Bill Gates Promotes the Teaching of Marxist Dialectics in American Schools

Bill Gates promotes the teaching of Marxist dialectics in school? Is this some sort of joke? Well, yes and no. It is not true, of course, that Bill Gates has ever publicly called for the economic policies of Karl Marx to be taught in schools. At least not as far I know. But recently the poster boy for capitalist exploitation and excess made a public statement that illustrates just why the theories of Karl Marx should be taught in public schools in America. (Of course, I have no hope that Marxist theory will ever be taught in Christian schools, despite the fact that socialist economics has far more in common with the manner in which Jesus Christ is portrayed in the Bible than anything approaching free enterprise based on private ownership.)

Recently, Bill Gates appeared on the PBS talk show The Charlie Rose Show, along with his wife Melinda and superbillionaire Warren Buffett. Much ado was being made over Buffett’s decision to part with tens of billions of dollars as he approaches the end of his life. This money will go to the Bill and Melinda Gates Foundation for use in the treatment of infectious diseases that are lucky enough not to affect rich people as well as poor. The money, in essence, is theoretically directed toward annihilating the death rate among the nation’s poor by attacking diseases that aren’t receiving the billions of dollars available from governmental or high-profile charity foundations.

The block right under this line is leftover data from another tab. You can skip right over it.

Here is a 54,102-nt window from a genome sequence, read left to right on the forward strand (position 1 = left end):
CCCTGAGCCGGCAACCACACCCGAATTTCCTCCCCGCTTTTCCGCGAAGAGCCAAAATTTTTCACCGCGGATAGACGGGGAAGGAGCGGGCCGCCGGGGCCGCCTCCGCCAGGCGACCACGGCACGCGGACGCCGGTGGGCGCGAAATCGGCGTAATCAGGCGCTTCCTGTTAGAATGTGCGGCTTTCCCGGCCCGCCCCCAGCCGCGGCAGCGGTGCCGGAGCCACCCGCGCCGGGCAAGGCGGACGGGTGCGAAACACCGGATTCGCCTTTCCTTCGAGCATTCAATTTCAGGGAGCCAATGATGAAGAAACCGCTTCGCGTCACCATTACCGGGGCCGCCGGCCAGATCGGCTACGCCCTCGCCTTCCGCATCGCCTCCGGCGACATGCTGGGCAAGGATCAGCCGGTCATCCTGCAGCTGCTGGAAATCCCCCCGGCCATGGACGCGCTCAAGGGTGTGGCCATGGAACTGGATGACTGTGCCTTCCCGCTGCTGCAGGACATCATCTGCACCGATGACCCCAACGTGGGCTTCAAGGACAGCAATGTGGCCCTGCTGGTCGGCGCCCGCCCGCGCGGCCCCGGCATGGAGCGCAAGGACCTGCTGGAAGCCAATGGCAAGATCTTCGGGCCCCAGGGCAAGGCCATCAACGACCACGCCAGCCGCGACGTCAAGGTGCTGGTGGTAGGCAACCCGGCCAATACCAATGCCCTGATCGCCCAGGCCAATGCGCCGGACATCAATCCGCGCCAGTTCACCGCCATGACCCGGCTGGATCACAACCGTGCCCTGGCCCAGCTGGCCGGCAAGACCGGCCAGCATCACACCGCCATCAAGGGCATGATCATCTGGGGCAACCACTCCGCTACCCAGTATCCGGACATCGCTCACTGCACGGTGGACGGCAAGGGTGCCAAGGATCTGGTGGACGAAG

Understand that I do applaud that idea. I have nothing against Buffett or Gates spending their huge billions to help out the planet’s poorest inhabitants. I do have some problems with people who don’t understand it’s just as much a public relations stunt meant to leave a good taste in the minds of people when Buffett passes on within the next decade. But enough about that; this is supposed to be about Gates and Marx.